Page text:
'The judgment will change the cancer scene in India'
Founder chairman and CEO of the Cancer Patients Aid Association hails the SC's ruling rejecting the attempt of Novartis to patent an updated version of a cancer drug
In a milestone judgment that will be regarded as the gold standard to deal with patent bids by multinational pharmaceutical companies in India, the Supreme Court on Monday rejected Swiss drug maker Novartis AG’s plea to patent an expensive anticancer drug Glivec.
The verdict allows Indian manufacturers to continue making inexpensive replicas of the drug at a fraction of the cost of Glivec, which like many patented foreign drugs, is out of reach for a majority of the country’s population. It also delivers a blow to international drug firms, which may have to rework their formula of marketing costly brands in the country.
Glivec is effective in treating chronic myeloid leukemia (CML), a type of blood cancer. Its major component is imatanib mesylate, which is used by local firms to make generic anticancer drugs. The apex court’s ruling has been hailed by domestic manufactures as well as health activists, who say poor Indians will now be able to afford the cancer treatment.
Y K Sapru (70), founder chairman and CEO of the Cancer Patients Aid Association (CPAA), the petitioner in the patent case, said “Today’s landmark judgment will make life-saving anti-cancer drugs affordable so that no lives will be lost to cancer just because the drug available for treatment is unaffordable. The judgment will totally change the cancer scene in India as well as over 75 other countries where India exports cancer drugs.”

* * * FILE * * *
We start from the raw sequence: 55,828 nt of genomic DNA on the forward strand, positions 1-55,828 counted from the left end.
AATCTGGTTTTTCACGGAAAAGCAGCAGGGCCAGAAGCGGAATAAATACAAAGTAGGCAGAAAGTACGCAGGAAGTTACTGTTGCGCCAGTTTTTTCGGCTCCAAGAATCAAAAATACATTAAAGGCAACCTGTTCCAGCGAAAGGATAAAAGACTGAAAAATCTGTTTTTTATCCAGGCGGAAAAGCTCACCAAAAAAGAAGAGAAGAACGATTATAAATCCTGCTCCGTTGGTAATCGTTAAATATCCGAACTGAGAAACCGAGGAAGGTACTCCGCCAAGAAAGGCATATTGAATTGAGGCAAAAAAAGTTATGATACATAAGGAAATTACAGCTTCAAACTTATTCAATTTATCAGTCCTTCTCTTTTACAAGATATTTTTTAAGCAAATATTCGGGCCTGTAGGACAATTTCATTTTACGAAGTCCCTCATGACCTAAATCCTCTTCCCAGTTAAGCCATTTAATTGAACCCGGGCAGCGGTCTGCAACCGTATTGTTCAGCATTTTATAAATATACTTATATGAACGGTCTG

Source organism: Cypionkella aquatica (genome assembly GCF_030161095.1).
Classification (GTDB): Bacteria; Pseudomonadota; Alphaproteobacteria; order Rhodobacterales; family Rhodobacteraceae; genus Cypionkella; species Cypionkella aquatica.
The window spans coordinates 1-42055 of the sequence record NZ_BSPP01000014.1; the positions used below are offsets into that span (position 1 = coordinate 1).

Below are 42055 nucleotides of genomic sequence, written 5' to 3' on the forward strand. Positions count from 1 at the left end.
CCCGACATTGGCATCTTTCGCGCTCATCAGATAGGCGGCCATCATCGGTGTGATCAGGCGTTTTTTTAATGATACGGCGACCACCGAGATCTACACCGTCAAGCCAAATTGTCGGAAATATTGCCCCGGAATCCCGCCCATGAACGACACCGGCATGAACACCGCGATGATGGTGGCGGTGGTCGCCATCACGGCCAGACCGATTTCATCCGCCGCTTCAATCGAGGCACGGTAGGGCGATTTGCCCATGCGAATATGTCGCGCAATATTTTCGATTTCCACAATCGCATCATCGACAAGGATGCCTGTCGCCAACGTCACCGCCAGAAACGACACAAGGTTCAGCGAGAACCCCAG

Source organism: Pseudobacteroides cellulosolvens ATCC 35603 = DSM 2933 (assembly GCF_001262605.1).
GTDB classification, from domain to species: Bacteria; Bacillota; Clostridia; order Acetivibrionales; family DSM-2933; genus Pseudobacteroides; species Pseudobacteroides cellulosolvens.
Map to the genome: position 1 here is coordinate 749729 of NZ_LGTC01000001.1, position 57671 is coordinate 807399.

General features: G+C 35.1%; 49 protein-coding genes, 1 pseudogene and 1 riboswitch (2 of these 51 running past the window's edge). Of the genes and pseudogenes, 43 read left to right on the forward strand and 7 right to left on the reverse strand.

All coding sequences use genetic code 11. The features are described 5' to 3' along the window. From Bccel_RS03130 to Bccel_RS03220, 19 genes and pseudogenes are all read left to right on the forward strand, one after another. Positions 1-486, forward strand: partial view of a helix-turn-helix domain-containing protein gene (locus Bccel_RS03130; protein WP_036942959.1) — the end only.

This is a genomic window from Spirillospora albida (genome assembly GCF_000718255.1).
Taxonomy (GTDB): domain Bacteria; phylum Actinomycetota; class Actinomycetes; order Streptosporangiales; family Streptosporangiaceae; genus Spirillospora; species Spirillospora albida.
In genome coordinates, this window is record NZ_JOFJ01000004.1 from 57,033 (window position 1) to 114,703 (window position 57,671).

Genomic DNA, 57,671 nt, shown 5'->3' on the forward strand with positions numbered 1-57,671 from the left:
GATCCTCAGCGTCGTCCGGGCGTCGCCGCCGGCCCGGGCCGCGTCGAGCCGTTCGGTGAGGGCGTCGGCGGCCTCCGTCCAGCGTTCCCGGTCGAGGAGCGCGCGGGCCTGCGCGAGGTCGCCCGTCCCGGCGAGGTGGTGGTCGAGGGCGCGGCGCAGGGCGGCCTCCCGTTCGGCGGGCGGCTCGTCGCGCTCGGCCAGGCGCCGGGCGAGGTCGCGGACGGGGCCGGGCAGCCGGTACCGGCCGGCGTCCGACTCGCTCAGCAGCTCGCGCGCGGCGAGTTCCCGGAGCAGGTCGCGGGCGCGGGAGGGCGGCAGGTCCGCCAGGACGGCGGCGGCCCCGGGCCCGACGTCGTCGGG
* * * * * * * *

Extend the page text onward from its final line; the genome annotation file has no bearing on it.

Novartis stocks plunged following the judgment, while the local pharma stocks soared.
It has been learnt that Novartis will rationalise the price of its drug to stay competitive with domestic manufacturers. It is likely to slash the price to an amount costing less than the Indian variants cost. “I always had a fear in the back of my mind of losing the case as the legal battle was against a pharma MNC, which is very strong in all aspects including monetarily. But the judgment has only strengthened my trust and faith in Indian judiciary.”
His wife Rekha (70), who has always stood by Sapru, said, “I always had faith in him and our work for a cause to reach those in need.” The CPAA helps 3,000 patients avail of the drug either for free or at a very nominal price.
The patent war
In 2001, Novartis introduced its wonder drug Glivec, effective in treating chronic myeloid leukemia (CML), a form of blood cancer, Sapru said. The launch came after the firm had applied in India for a patent for Glivec in 1998 and was granted exclusive marketing rights (EMR) in January 2003. As a result Indian courts forbade 6 out of 9 generic producers to market imatanib mesylate (IM), the main component of Glivec.
Sapru said, “The CPAA went to the Supreme Court against granting of EMR to Novartis. In March 2005, Parliament passed the Indian Patent Act. In January 2006, the Patent Controller of India rejected the application of Novartis for Glivec after evaluating all the points raised by CPAA.